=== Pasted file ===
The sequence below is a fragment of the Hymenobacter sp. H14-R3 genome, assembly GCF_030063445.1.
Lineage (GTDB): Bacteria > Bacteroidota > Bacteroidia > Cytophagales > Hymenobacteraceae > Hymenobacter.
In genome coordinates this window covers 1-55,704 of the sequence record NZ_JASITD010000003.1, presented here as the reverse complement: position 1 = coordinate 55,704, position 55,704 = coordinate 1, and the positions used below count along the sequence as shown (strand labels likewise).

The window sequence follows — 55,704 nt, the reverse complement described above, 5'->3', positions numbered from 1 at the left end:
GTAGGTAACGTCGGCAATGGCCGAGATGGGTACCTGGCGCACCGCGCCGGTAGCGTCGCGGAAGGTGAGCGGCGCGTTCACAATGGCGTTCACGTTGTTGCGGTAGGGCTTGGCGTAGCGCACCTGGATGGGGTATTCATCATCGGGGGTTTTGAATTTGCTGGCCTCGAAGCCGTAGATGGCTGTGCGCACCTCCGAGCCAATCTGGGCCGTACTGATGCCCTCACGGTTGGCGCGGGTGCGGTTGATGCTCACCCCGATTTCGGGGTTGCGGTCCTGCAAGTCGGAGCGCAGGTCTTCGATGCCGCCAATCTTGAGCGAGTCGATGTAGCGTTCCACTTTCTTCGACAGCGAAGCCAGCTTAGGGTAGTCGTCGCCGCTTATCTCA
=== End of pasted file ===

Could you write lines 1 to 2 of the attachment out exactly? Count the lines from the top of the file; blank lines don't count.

The sequence below is a fragment of the Hymenobacter sp. H14-R3 genome, assembly GCF_030063445.1.
Lineage (GTDB): Bacteria > Bacteroidota > Bacteroidia > Cytophagales > Hymenobacteraceae > Hymenobacter.